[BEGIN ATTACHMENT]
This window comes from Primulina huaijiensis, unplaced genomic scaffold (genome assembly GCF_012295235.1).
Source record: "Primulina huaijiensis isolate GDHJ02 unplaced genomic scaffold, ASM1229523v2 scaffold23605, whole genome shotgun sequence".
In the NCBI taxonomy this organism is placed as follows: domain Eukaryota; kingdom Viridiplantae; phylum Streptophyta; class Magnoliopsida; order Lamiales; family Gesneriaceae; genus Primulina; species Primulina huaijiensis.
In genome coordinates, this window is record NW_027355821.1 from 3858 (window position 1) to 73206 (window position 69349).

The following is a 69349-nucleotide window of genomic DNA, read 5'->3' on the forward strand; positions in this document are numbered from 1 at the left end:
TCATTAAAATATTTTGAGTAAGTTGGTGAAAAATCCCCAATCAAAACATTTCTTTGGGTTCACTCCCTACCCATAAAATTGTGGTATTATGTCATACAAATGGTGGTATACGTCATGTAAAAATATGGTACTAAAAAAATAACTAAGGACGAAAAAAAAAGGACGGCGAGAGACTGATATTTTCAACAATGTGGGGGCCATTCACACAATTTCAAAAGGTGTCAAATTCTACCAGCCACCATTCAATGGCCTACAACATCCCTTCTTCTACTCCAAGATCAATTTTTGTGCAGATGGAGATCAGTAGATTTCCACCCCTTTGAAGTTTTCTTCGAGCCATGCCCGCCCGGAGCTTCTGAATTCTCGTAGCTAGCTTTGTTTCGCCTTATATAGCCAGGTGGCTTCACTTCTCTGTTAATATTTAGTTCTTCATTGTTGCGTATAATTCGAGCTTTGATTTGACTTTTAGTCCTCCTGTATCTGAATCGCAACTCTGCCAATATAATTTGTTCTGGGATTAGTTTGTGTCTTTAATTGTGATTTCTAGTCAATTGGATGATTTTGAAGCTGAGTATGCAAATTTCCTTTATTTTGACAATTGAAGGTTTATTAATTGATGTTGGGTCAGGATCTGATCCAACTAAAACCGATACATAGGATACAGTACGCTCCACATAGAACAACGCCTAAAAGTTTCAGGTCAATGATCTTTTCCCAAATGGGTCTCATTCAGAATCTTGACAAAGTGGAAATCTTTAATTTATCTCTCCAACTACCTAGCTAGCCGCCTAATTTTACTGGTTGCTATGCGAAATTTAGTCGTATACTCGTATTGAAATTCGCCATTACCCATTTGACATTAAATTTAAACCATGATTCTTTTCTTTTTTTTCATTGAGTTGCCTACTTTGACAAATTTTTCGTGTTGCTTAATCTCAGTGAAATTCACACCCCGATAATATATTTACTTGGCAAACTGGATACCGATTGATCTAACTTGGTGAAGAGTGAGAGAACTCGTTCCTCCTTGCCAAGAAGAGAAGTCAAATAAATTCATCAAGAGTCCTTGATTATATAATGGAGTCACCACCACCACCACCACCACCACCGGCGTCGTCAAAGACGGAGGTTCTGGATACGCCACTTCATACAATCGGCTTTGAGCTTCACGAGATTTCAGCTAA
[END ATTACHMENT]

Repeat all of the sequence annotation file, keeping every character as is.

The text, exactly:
This window comes from Primulina huaijiensis, unplaced genomic scaffold (genome assembly GCF_012295235.1).
Source record: "Primulina huaijiensis isolate GDHJ02 unplaced genomic scaffold, ASM1229523v2 scaffold23605, whole genome shotgun sequence".
In the NCBI taxonomy this organism is placed as follows: domain Eukaryota; kingdom Viridiplantae; phylum Streptophyta; class Magnoliopsida; order Lamiales; family Gesneriaceae; genus Primulina; species Primulina huaijiensis.
In genome coordinates, this window is record NW_027355821.1 from 3858 (window position 1) to 73206 (window position 69349).

The following is a 69349-nucleotide window of genomic DNA, read 5'->3' on the forward strand; positions in this document are numbered from 1 at the left end:
TCATTAAAATATTTTGAGTAAGTTGGTGAAAAATCCCCAATCAAAACATTTCTTTGGGTTCACTCCCTACCCATAAAATTGTGGTATTATGTCATACAAATGGTGGTATACGTCATGTAAAAATATGGTACTAAAAAAATAACTAAGGACGAAAAAAAAAGGACGGCGAGAGACTGATATTTTCAACAATGTGGGGGCCATTCACACAATTTCAAAAGGTGTCAAATTCTACCAGCCACCATTCAATGGCCTACAACATCCCTTCTTCTACTCCAAGATCAATTTTTGTGCAGATGGAGATCAGTAGATTTCCACCCCTTTGAAGTTTTCTTCGAGCCATGCCCGCCCGGAGCTTCTGAATTCTCGTAGCTAGCTTTGTTTCGCCTTATATAGCCAGGTGGCTTCACTTCTCTGTTAATATTTAGTTCTTCATTGTTGCGTATAATTCGAGCTTTGATTTGACTTTTAGTCCTCCTGTATCTGAATCGCAACTCTGCCAATATAATTTGTTCTGGGATTAGTTTGTGTCTTTAATTGTGATTTCTAGTCAATTGGATGATTTTGAAGCTGAGTATGCAAATTTCCTTTATTTTGACAATTGAAGGTTTATTAATTGATGTTGGGTCAGGATCTGATCCAACTAAAACCGATACATAGGATACAGTACGCTCCACATAGAACAACGCCTAAAAGTTTCAGGTCAATGATCTTTTCCCAAATGGGTCTCATTCAGAATCTTGACAAAGTGGAAATCTTTAATTTATCTCTCCAACTACCTAGCTAGCCGCCTAATTTTACTGGTTGCTATGCGAAATTTAGTCGTATACTCGTATTGAAATTCGCCATTACCCATTTGACATTAAATTTAAACCATGATTCTTTTCTTTTTTTTCATTGAGTTGCCTACTTTGACAAATTTTTCGTGTTGCTTAATCTCAGTGAAATTCACACCCCGATAATATATTTACTTGGCAAACTGGATACCGATTGATCTAACTTGGTGAAGAGTGAGAGAACTCGTTCCTCCTTGCCAAGAAGAGAAGTCAAATAAATTCATCAAGAGTCCTTGATTATATAATGGAGTCACCACCACCACCACCACCACCACCGGCGTCGTCAAAGACGGAGGTTCTGGATACGCCACTTCATACAATCGGCTTTGAGCTTCACGAGATTTCAGCTAA